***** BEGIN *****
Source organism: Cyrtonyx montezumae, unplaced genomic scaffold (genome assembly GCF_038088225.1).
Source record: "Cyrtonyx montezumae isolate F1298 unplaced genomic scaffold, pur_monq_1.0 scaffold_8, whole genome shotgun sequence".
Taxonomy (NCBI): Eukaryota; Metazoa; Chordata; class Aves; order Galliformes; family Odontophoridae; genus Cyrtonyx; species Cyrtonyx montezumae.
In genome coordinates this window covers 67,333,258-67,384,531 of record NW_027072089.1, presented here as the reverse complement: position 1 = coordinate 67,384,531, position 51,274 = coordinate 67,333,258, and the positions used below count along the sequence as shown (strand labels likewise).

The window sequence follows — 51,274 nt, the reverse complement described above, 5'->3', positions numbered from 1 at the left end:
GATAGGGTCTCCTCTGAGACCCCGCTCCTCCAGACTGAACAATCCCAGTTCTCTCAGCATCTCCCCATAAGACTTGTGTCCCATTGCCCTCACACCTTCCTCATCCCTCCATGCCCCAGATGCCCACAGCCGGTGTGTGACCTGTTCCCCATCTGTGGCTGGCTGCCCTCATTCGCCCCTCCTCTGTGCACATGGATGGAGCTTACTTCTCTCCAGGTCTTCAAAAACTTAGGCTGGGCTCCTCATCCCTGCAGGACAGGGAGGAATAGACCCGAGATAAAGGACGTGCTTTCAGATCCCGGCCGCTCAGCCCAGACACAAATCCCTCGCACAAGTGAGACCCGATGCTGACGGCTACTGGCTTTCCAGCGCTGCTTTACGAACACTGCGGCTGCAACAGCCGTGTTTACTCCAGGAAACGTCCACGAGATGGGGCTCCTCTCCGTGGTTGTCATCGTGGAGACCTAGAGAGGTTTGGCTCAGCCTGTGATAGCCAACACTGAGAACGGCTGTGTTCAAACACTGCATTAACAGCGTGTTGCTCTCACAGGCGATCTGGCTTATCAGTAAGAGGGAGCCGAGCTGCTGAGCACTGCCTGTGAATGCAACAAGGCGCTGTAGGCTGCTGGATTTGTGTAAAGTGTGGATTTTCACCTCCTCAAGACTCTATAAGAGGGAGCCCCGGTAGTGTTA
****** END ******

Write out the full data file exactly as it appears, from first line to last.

Source organism: Cyrtonyx montezumae, unplaced genomic scaffold (genome assembly GCF_038088225.1).
Source record: "Cyrtonyx montezumae isolate F1298 unplaced genomic scaffold, pur_monq_1.0 scaffold_8, whole genome shotgun sequence".
Taxonomy (NCBI): Eukaryota; Metazoa; Chordata; class Aves; order Galliformes; family Odontophoridae; genus Cyrtonyx; species Cyrtonyx montezumae.
In genome coordinates this window covers 67,333,258-67,384,531 of record NW_027072089.1, presented here as the reverse complement: position 1 = coordinate 67,384,531, position 51,274 = coordinate 67,333,258, and the positions used below count along the sequence as shown (strand labels likewise).

The window sequence follows — 51,274 nt, the reverse complement described above, 5'->3', positions numbered from 1 at the left end:
GATAGGGTCTCCTCTGAGACCCCGCTCCTCCAGACTGAACAATCCCAGTTCTCTCAGCATCTCCCCATAAGACTTGTGTCCCATTGCCCTCACACCTTCCTCATCCCTCCATGCCCCAGATGCCCACAGCCGGTGTGTGACCTGTTCCCCATCTGTGGCTGGCTGCCCTCATTCGCCCCTCCTCTGTGCACATGGATGGAGCTTACTTCTCTCCAGGTCTTCAAAAACTTAGGCTGGGCTCCTCATCCCTGCAGGACAGGGAGGAATAGACCCGAGATAAAGGACGTGCTTTCAGATCCCGGCCGCTCAGCCCAGACACAAATCCCTCGCACAAGTGAGACCCGATGCTGACGGCTACTGGCTTTCCAGCGCTGCTTTACGAACACTGCGGCTGCAACAGCCGTGTTTACTCCAGGAAACGTCCACGAGATGGGGCTCCTCTCCGTGGTTGTCATCGTGGAGACCTAGAGAGGTTTGGCTCAGCCTGTGATAGCCAACACTGAGAACGGCTGTGTTCAAACACTGCATTAACAGCGTGTTGCTCTCACAGGCGATCTGGCTTATCAGTAAGAGGGAGCCGAGCTGCTGAGCACTGCCTGTGAATGCAACAAGGCGCTGTAGGCTGCTGGATTTGTGTAAAGTGTGGATTTTCACCTCCTCAAGACTCTATAAGAGGGAGCCCCGGTAGTGTTA